Wilder Landscape Architects is proud to have its headquarters recognized as the first Tucson Audubon Habitat at Home site. The landscape is constantly evolving to keep up with the maturing plants and knowledge my husband and I have gained. The story starts with what was once a manicured yard (the transformation had already begun in the ‘before’ photo shown) – an even, well-groomed layer of rock, a single south American mesquite, a border of purple-heart. Neat, orderly, and utterly sterile.
I grew up on the east side of Tucson, and played in a yard and neighborhood that took its birds for granted. Cactus wrens, thrashers, Cooper and Harris Hawks, coveys of quail, vermillion flycatchers, the constant murmur of doves. My new mid-town residence was sadly lacking all of these. The only constants were mockingbirds and the occasional verdin and, of course, English sparrows and Rock doves (pigeons).
Flash forward a decade or two. Gambel’s quail, brown-crested flycatchers, curve-billed thrashers, and cardinals are consistent sights. A Phainopepla has shown up the last three springs to feast on wolfberries. This spring a pair of Abert’s towhees nested and successfully raised a baby in a wolfberry-ironwood thicket outside our bedroom window. There are warblers and vireos and birds we call skulkers that have so far evaded identification.
It’s our refuge, and has become a haven for a variety of wildlife. One plant at a time, small additions have blossomed into a desert jungle.
When you have more time than money, seeding can be an inexpensive way to establish an abundance of plant material without irrigation. The time factor is critical for several reasons: a person has to be patient as the seeds germinate with the rains (and sometimes the rains do not come when you hope), and one must be willing to spend time cultivating the desired mix of shrubs and trees that come up where they please (and not, perhaps, where you desire them).
That said, if you have time and patience, definitely consider seeding. Plants established from seed are robust (they establish themselves, rather than requiring weaning as nursery plants do), and the density of plant material is much greater than what would typically be achieved via planting. Depending on what seeds are included in your seed mix, the resulting landscape can be very dynamic - with different species dominating as the landscape matures.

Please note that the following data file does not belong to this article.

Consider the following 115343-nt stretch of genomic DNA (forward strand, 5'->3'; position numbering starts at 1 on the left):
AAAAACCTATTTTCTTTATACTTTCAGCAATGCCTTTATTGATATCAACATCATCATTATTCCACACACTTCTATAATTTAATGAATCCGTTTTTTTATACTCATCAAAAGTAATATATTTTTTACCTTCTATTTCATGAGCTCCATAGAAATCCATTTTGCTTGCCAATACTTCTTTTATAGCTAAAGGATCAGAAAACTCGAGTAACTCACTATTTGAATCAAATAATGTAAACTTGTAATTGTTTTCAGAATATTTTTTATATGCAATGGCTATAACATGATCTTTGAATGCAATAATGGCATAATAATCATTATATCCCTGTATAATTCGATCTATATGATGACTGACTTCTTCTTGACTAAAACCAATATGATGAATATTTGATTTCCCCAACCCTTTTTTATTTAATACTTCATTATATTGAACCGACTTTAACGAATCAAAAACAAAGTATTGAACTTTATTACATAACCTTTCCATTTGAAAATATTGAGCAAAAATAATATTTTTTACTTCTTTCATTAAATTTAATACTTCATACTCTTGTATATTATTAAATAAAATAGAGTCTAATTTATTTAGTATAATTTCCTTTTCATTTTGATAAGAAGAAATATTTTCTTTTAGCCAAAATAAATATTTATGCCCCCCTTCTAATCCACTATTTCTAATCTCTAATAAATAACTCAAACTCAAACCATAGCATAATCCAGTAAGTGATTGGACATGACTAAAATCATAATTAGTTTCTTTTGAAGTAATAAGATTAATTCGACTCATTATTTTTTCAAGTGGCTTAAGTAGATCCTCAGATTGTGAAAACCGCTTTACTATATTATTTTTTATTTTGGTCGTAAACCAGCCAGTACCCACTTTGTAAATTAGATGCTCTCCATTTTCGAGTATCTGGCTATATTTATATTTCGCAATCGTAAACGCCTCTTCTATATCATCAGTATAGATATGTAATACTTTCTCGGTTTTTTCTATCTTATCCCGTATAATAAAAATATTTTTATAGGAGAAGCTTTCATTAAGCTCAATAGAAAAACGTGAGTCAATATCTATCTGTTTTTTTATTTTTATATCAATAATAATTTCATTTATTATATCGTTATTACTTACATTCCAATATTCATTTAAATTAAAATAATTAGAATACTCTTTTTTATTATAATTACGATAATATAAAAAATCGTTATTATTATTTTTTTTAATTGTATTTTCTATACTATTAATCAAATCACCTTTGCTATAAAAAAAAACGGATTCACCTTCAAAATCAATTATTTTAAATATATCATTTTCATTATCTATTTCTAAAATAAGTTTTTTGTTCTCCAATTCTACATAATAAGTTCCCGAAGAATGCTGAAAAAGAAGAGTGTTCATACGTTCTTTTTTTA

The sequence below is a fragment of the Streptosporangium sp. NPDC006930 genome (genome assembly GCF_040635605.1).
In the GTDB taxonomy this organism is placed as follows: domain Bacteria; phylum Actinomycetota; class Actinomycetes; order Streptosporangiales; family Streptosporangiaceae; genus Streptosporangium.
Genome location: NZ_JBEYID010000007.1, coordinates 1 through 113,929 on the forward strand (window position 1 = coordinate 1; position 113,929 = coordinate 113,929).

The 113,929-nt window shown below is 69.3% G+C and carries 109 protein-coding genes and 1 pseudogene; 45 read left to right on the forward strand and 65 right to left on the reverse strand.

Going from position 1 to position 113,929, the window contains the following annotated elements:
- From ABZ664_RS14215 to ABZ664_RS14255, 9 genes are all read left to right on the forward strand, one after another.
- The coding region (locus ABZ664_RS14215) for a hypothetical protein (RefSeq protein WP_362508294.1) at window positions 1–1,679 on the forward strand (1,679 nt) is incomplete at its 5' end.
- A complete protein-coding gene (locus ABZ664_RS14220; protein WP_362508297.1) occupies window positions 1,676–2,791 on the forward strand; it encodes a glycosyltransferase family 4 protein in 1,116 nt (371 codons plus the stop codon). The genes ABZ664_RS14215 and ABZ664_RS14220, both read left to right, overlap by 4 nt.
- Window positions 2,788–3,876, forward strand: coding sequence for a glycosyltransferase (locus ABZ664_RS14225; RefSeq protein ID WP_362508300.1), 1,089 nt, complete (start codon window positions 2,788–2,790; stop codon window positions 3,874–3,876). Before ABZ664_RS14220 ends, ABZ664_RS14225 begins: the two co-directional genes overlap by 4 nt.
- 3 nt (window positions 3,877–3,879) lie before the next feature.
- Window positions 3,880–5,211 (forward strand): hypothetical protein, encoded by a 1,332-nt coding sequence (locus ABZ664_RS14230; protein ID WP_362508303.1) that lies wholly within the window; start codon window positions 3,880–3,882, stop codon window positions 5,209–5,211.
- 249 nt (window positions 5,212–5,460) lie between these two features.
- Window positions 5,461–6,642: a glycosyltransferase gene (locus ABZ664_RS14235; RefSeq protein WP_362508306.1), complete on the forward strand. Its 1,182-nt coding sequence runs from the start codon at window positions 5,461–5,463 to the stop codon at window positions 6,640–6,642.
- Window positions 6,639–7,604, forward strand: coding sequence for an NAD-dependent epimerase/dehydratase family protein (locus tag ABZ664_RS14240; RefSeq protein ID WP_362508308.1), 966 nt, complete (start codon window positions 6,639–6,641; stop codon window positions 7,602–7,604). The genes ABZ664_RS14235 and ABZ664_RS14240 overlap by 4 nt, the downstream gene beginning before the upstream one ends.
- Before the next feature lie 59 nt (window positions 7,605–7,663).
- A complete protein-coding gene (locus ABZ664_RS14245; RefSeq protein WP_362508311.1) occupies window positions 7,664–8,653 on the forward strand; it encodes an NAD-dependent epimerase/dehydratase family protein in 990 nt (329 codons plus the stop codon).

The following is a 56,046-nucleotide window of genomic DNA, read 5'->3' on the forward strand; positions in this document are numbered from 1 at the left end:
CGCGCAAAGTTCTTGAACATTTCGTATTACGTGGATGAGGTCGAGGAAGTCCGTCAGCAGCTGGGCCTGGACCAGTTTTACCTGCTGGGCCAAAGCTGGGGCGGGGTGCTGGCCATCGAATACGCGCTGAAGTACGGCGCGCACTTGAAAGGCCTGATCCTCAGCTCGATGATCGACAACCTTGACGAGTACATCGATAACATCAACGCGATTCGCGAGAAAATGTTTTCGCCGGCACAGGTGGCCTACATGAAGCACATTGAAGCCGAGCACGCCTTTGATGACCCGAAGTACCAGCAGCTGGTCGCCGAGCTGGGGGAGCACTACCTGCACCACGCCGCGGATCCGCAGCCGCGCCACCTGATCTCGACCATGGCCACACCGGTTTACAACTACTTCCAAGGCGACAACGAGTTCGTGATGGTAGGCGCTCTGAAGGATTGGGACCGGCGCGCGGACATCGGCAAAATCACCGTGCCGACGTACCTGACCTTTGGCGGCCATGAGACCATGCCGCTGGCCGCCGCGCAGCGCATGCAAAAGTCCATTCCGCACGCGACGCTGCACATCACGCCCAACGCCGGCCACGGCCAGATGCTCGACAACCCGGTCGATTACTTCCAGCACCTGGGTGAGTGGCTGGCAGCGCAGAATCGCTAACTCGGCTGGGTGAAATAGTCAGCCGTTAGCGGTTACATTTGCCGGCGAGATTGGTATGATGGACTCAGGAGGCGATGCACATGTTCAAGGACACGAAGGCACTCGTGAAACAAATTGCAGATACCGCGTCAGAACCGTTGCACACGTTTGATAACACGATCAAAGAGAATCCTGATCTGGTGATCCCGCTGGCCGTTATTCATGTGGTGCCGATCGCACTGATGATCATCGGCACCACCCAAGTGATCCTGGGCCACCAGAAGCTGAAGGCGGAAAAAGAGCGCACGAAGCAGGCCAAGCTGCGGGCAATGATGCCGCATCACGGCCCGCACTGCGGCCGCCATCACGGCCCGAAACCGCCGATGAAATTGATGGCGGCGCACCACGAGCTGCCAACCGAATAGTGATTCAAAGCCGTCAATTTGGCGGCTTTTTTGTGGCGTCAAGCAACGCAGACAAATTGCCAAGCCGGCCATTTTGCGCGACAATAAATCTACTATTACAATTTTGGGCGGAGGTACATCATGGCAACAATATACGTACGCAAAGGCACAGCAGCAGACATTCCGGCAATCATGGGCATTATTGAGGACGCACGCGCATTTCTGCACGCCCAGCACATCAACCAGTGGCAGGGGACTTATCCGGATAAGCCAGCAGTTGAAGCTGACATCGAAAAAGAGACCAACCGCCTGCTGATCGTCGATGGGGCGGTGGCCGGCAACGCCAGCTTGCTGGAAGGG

At this home, seeding was used almost exclusively to vegetate the poolside landscape. In less than two years, bare dirt was transformed into a lush Sonoran Desert landscape.
The clients of this eastside home wanted to improve the overall appearance and functionality of their yard, while providing separate enclosures for their desert tortoises.
The landscape design established distinct zones within the yard: a flagstone patio flanked by seat walls provides an entertaining area; two fenced enclosures provide each tortoise with his/her own space; and a plant-screened area at the edge of the yard serves as a secluded seating area.
A variety of tortoise tempting plants such as desert senna, desert willow, globe mallow, sideoats grama, dalea, fairy duster and penstemon were used. Each tortoise area includes a concrete water hole, burrow, and is secured with steel fencing, the bottom 8” buried to protect against escape.
Wilder Landscape Architects designed a steel enclosure to protect an existing water softener from the sun, as well as to screen the appliance from view. The design, featuring a lesser long-nosed bat feeding on an agave flower (a primary food source for the bat along its migration route) stemmed from the clients love of the outdoors.
This three-bin compost system with soil-cement walls and decorative hinged gates was designed by Wilder Landscape Architects. Each compost bin has an original gate expressing the Owner’s passion for all things wild.